Sometimes, dragons may double-dip
I thought Jim was spot on with his review of the original Dragon's Dogma. It had grand ideas, but in many areas, it failed to execute them, and was marred by some fairly glaring design choices. With a full sequel, Capcom could really craft something special and fix a lot of the issues the original suffered from.
For now, you'll have to deal with Dark Arisen, an expansion and semi-update for the game that essentially uses the exact same shell of the original. To be clear, this is not the sequel you've been waiting for -- though it is a small step in the right direction.
Dragon's Dogma: Dark Arisen (PlayStation 3, Xbox 360 [reviewed])
Released: April 23, 2013
Bitterblack Isle is the main draw of Dark Arisen, as it offers up approximately 10-15 hours of new, linear content. After automatically gaining a new quest and speaking to an NPC named Olra, you'll be on your way to Bitterblack Isle -- the decidedly Demon's/Dark Souls flavored new zone. When I say this area is linear, I mean it -- you'll basically start at the top, and head down into the depths of a single dungeon as you fight creature after creature. For people who love the game's combat, Bitterblack Isle will most likely win you over due to the fact that it's nonstop fighting.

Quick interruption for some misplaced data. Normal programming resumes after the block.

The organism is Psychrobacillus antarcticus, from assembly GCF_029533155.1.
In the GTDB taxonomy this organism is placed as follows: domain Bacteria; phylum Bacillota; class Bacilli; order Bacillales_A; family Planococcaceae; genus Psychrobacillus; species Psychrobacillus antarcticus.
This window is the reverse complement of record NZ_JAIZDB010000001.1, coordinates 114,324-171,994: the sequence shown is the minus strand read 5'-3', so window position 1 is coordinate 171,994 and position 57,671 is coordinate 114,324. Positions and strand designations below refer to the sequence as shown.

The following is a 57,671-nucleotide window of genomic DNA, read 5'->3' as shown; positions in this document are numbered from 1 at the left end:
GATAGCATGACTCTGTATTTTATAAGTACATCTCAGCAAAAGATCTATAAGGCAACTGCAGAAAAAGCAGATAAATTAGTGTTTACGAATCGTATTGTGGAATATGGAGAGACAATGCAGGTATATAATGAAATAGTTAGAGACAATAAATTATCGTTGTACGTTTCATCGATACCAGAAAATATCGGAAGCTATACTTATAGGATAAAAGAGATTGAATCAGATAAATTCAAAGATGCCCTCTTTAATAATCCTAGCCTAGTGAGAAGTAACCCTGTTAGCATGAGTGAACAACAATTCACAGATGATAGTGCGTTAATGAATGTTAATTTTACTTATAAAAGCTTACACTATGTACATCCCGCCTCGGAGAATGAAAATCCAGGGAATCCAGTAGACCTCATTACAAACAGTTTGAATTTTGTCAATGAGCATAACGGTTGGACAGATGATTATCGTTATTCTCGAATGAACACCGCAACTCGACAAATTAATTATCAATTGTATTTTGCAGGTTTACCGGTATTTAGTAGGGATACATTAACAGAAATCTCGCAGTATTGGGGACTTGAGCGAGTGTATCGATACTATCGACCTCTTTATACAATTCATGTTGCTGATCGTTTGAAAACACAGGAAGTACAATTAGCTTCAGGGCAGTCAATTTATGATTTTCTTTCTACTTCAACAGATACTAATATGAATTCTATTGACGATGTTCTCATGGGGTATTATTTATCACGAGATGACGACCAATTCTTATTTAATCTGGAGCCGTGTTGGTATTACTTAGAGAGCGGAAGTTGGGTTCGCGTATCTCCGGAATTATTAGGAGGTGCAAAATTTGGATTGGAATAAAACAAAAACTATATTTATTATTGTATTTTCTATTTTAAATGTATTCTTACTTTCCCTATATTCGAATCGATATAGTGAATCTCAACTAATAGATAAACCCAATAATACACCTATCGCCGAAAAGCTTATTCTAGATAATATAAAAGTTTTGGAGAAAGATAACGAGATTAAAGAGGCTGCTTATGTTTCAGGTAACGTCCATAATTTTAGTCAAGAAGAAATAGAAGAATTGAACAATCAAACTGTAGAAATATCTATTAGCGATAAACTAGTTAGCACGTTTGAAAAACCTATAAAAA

New bosses will pepper the dungeon, some of which are actually new, some of which are re-skins or reworks of already existing enemies. To be blunt, Bitterblack Isle didn't blow me away, but it was a pretty fun experience that augmented the game decently enough. Capcom channeled their inner Demon's Souls love for Bitterblack Isle in a good way, and even if it wasn't as imaginative as either game in the Souls series, it still did a decent job of giving off the allure of a dark and dangerous place.
The addition of the personification of Death in particular (that could show up at any moment) makes the experience even more harrowing, and despite some frustration with Pawn combat, was a neat addition to the fray. You'll need to be level 45 to really event stand a chance with the new content (even though you can enter it at any time), and around level 70 to comfortably best it -- so if you're expecting to jump right in with your low level or non-existent character, you'll be disappointed. After besting Bitterblack, you can go at it again with an even tougher challenge.
If you're returning from the original game with a save file, you'll earn yourself a bonus of an unlimited use Ferrystone (previously expensive one-use fast-travel items), 100,000 Rift Points (which you can use to hire Pawns or access new items on Bitterblack Isle), and six unique outfits (which will be in your storage, at the inn). There's also a "texture enhancement and Japanese voice pack" on a second disc included with Dark Arisen that smooths out the game's visuals (only slightly, in my experience) and decreases load times.
When I say that Capcom could have done better here to entice returning players, that's an understatement. There's no real new skills to speak of or new modes -- so the 10 or so hours of content won't really be enough to sway some of you if you aren't keen on replaying the game over and over (and thus, multiple playthroughs of Bitterblack Isle).